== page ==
Possibly. You would most likely meet the criteria of “close contact” due to sleeping in close quarters all night and sharing breathing space. If the room were well-ventilated (e.g., open windows, fans) with a lot of space between the beds, you may be OK. You would likely need to quarantine.

Scenario: If I have exchanged a prolonged kiss with a spouse, boyfriend, or girlfriend and they have symptoms during this time, what should I do?

You have met the criteria of a close contact and would quarantine for 14 days.

Scenario: If a person I work with or know tests positive and shows symptoms of COVID-19 and I have not seen or talked with them, but I walked into their office or workspace and touched some common objects, what should I do?

Wash your hands, and don’t touch your face. It is much harder to spread the virus this way.

Scenario: If my symptoms are not that bad, is it OK to come to work if I stay away from everyone?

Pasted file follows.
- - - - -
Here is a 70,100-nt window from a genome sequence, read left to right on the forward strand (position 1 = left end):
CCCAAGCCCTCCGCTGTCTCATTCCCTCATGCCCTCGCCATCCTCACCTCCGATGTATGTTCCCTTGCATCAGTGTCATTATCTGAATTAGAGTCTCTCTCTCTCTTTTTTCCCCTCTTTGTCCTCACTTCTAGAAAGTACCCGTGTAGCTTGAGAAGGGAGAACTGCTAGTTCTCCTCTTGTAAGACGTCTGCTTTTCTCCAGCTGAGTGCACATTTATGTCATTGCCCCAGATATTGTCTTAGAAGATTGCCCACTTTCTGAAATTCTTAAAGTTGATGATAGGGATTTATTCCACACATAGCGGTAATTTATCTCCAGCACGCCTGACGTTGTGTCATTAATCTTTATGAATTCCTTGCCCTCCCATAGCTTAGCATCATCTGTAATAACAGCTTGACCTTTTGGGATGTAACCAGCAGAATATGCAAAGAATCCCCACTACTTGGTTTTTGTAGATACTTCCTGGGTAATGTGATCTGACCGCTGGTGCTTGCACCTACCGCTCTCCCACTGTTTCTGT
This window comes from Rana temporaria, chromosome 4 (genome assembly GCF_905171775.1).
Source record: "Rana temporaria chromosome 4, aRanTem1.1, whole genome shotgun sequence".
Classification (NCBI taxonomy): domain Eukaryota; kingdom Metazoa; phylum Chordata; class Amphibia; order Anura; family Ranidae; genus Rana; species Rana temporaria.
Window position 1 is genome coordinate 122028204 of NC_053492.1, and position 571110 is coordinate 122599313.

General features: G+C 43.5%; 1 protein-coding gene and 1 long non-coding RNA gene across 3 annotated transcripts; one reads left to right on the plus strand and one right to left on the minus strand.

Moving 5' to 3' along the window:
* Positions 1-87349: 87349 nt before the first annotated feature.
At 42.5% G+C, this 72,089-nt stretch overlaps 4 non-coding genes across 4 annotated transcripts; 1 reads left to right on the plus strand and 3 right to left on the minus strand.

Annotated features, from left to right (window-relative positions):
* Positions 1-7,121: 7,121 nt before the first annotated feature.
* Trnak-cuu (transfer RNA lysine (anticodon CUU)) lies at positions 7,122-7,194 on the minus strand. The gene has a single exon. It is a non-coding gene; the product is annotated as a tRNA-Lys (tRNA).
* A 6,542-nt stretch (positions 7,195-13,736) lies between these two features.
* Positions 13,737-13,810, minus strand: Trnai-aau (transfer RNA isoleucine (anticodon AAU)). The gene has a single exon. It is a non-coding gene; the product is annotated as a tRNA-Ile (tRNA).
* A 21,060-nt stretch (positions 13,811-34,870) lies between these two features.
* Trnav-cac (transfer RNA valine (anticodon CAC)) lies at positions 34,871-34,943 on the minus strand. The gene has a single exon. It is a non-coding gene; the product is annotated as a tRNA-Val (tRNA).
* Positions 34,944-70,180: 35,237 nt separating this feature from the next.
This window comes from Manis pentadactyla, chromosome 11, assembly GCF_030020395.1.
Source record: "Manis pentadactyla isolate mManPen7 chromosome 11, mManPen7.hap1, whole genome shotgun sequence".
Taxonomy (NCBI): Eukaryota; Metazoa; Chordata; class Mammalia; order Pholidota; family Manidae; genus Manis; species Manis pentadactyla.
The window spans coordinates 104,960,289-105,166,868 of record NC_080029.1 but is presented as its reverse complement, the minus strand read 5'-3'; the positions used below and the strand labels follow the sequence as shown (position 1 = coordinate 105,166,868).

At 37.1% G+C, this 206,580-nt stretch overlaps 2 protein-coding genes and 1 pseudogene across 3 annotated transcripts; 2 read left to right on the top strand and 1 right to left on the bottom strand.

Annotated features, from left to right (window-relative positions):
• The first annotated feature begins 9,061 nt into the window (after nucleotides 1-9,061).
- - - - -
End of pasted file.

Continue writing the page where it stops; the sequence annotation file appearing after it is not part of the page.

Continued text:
No, it is not OK to come to work. Please stay home. This is exactly how we are spreading the virus by thinking the precautions do not apply to us.

COVID-19 testing

How can I receive the COVID-19 Test?

Testing will continue throughout the summer semester. 9:00 am - 2 pm Monday-Friday in the Science Bld. Atrium, but you need to

Symptomatic Testing in parking lot L-10 Monday - Friday 9:00 am - 12:00 pm.

Students currently experiencing symptoms must make an appointment for drive-thru testing. To schedule a testing appointment (only available to UVU students, faculty or staff), visit https://www.uvu.edu/campuscovidtest.

Testing will be done using the Abbot BinaxNOW rapid antigen COVID-19 test. This test only requires an anterior nasal swab, making it more comfortable than previous COVID-19 testing. This is not an antibody test. Participants can leave at the completion of the nasal swab procedures. Results will be emailed within a couple of hours. Your results will be sent to your UVU email. The testing process should take no more than ten minutes. Testing is free and only available to UVU students, faculty, and staff. Individuals must have an active UVID and sign in to be tested. Symptoms and/or exposure are not required for testing.